The US Supreme Court has shot down an attempt from Alabama’s Republican leadership to block a court-appointed redrawing of the state’s map of congressional districts that was previously rejected by the nation’s high court for discriminating against Black voters.
With the brief order on 26 September, a court-appointed official will now be able to move forward with drawing the boundaries for congressional districts ahead of 2024 elections, marking a major victory for voting rights advocates.
The order follows a federal court decision that struck down the state’s second attempt to redraw its congressional districts after a landmark ruling from the Supreme Court effectively ordered Alabama’s Republican-controlled state legislature to go back to the drawing board.
A three-judge panel in US District Court earlier this month said it was “deeply troubled” that the state approved a map that it “readily admits” does not meet its obligations to federal law.
“We are not aware of any other case in which a state legislature – faced with a federal court order declaring that its electoral plan unlawfully dilutes minority votes and requiring a plan that provides an additional opportunity district – responded with a plan that the state concedes does not provide that district,” the judges wrote in an order on 5 September.
Alabama’s map packs most of the state’s Black residents, who make up more than a quarter of the state’s population, into one single congressional district out of seven.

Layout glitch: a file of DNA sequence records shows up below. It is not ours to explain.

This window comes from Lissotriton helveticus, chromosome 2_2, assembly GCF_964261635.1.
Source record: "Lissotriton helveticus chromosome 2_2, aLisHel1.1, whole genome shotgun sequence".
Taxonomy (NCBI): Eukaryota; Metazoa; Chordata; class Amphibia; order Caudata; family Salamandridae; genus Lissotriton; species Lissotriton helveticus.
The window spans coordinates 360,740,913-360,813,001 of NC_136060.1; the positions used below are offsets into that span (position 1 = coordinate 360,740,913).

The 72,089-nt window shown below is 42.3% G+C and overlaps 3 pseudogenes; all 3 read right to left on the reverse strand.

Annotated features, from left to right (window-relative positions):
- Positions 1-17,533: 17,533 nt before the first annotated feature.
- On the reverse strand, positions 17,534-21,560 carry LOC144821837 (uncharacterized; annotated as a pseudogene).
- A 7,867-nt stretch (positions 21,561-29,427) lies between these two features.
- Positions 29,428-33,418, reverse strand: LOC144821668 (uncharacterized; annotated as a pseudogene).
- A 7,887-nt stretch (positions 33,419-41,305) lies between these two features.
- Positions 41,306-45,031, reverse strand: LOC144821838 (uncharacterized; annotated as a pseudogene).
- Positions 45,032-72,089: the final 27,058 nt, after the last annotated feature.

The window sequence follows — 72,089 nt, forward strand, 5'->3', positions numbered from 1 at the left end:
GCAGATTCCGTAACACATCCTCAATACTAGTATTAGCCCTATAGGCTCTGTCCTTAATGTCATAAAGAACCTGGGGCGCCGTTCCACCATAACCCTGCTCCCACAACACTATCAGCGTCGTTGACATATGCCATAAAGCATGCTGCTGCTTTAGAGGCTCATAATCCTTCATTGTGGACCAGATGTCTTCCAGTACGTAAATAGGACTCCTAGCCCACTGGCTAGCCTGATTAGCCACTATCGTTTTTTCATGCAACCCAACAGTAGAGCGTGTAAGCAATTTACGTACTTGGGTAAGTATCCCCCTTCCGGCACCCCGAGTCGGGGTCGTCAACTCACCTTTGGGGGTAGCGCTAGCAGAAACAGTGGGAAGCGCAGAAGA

After it was ordered to draw the map, Alabama lawmakers instead maintained the status quo with a map that has only one district in which Black voters in the state, most of whom vote Democratic, have a chance of electing a likely candidate of their choice.
The latest GOP proposed plan contained only one district – currently represented by Democratic US Rep Terry Sewell – with a Black voting age population share of slightly more than 50.6 per cent. The Black voting age population in the other proposed district is 39.9 per cent.
The rest of the state’s Black voters are “cracked” across other districts, significantly diluting their voting power.
A special master appointed to oversee the drafting of a new congressional map came up with three proposals submitted to a three-judge panel this week.
One of the maps submitted by Richard Allen would create a second congressional district in southeastern Alabama with Black voting-age population of 50.1 per cent. Two other plans for the district would put the Black population at either 48.7 per cent or 48.5 per cent.
Those proposals exceed the roughly 40 per cent Black population threshold for a second district that federal courts had previously rejected.
A map with another Black voting-age majority district could boost chances of voters electing another Democratic member of the House of Representatives in critical elections next year.
Despite the “shameful” efforts of GOP lawmakers to reject rulings from federal judges and the Supreme Court, the nation’s high court “has once again agreed that Black Alabamians deserve a second opportunity district,” plaintiffs in the Allen v Milligan case said in a statement on Tuesday.
“This additional representation in Congress will undoubtedly change lives, especially for the hundreds of thousands of Alabamians residing in the Black Belt who suffer from lack of healthcare access, job opportunities, and crumbling infrastructure,” they added. “We look forward to a new era in our state’s history, in which power is shared and Black voices are heard.”